This section covers three theorems of fundamental importance to the topic of differential calculus: The Extreme Value Theorem, Rolle's Theorem, and the Mean Value Theorem. It also discusses the relationship between differentiability and continuity.
Extreme Value TheoremEdit
Classification of ExtremaEdit
We start out with some definitions.
Maxima and minima are collectively known as extrema.
The Extreme Value TheoremEdit
The Extreme Value Theorem is a fundamental result of real analysis whose proof is beyond the scope of this text. However, the truth of the theorem allows us to talk about the maxima and minima of continuous functions on closed intervals without concerning ourselves with whether or not they exist. When dealing with functions that do not satisfy the premises of the theorem, we will need to worry about such things. For example, the unbounded function has no extrema whatsoever. If is restricted to the semi-closed interval [), then has a minimum value of at , but it has no maximum value since, for any given value in , one can always find a larger value of for in , for example by forming , where is the average of with . The function has a discontinuity at . fails to have any extrema in any closed interval around since the function is unbounded below as one approaches from the left, and it is unbounded above as one approaches from the right. (In fact, the function is undefined for x=0. However, the example is unaffected if g(0) is assigned any arbitrary value.)
The Extreme Value Theorem is an existence theorem. It tells us that global extrema exist if certain conditions are met, but it doesn't tell us how to find them. We will discuss how to determine the extrema of continuous functions in the section titled Extrema and Points of Inflection.
Rolle's Theorem is important in proving the Mean Value Theorem. Intuitively it says that if you have a function that is continuous everywhere in an interval bounded by points where the function has the same value, and if the function is differentiable everywhere in the interval (except maybe at the endpoints themselves), then the function must have zero slope in at least one place in the interior of the interval.
Proof of Rolle's TheoremEdit
If is constant on , then for every in , so the theorem is true. So for the remainder of the discussion we assume is not constant on .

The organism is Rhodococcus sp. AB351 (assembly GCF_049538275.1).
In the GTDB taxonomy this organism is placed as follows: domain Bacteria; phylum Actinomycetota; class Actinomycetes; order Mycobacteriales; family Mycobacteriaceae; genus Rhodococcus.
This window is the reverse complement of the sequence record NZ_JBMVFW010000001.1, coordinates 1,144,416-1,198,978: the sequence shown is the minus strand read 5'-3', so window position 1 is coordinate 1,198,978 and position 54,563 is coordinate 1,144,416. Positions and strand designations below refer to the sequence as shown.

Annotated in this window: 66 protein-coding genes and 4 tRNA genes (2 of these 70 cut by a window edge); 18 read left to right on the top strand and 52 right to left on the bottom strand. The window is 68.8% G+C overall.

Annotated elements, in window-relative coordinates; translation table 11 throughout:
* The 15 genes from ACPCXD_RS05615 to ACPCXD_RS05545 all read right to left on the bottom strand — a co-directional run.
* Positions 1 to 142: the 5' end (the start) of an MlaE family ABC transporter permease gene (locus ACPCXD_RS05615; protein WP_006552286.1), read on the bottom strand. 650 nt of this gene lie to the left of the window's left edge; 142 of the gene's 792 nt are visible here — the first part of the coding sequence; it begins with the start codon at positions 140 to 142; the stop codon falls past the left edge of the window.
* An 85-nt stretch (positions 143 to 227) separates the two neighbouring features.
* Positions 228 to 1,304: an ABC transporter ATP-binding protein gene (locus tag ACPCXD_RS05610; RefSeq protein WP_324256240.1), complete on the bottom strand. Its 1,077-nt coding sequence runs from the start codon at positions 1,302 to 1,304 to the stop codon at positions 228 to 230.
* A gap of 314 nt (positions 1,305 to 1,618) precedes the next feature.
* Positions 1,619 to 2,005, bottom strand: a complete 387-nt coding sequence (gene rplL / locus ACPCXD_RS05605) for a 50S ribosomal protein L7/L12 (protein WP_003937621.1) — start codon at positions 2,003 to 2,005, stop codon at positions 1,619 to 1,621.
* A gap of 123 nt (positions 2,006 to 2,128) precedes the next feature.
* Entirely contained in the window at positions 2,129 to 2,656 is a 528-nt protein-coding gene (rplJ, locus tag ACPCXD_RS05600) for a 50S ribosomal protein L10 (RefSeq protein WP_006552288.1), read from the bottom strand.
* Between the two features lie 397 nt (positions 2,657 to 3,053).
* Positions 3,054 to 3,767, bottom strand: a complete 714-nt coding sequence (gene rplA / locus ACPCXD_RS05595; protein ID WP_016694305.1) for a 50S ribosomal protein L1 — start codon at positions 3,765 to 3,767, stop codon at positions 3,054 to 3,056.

Since satisfies the conditions of the Extreme Value Theorem, must attain its maximum and minimum values on . Since is not constant on , the endpoints cannot be both maxima and minima. Thus, at least one extremum exists in . We can suppose without loss of generality that this extremum is a maximum because, if it were a minimum, we could consider the function instead. Let with in be a maximum. It remains to be shown that .
By the definition of derivative, . By substituting , this is equivalent to . Note that for all in since is the maximum on .
since it has non-positive numerator and negative denominator.
since it has non-positive numerator and positive denominator.
The limits from the left and right must be equal since the function is differentiable at , so .
Mean Value TheoremEdit
The Mean Value Theorem is an important theorem of differential calculus. It basically says that for a differentiable function defined on an interval, there is some point on the interval whose instantaneous slope is equal to the average slope of the interval. Note that Rolle's Theorem is the special case of the Mean Value Theorem when .
In order to prove the Mean Value Theorem, we will prove a more general statement, of which the Mean Value Theorem is a special case. The statement is Cauchy's Mean Value Theorem, also known as the Extended Mean Value Theorem.
Cauchy's Mean Value TheoremEdit
To prove Cauchy's Mean Value Theorem, consider the function . Since both and are continuous on and differentiable on , so is . .Since (see the exercises), Rolle's Theorem tells us that there exists some number in such that . This implies that , which is what was to be shown.
Differentiability Implies ContinuityEdit
If exists then is continuous at . To see this, note that . But
This imples that or , which shows that is continuous at .
The converse, however, is not true. Take , for example. is continuous at 0 since and and , but it is not differentiable at 0 since but .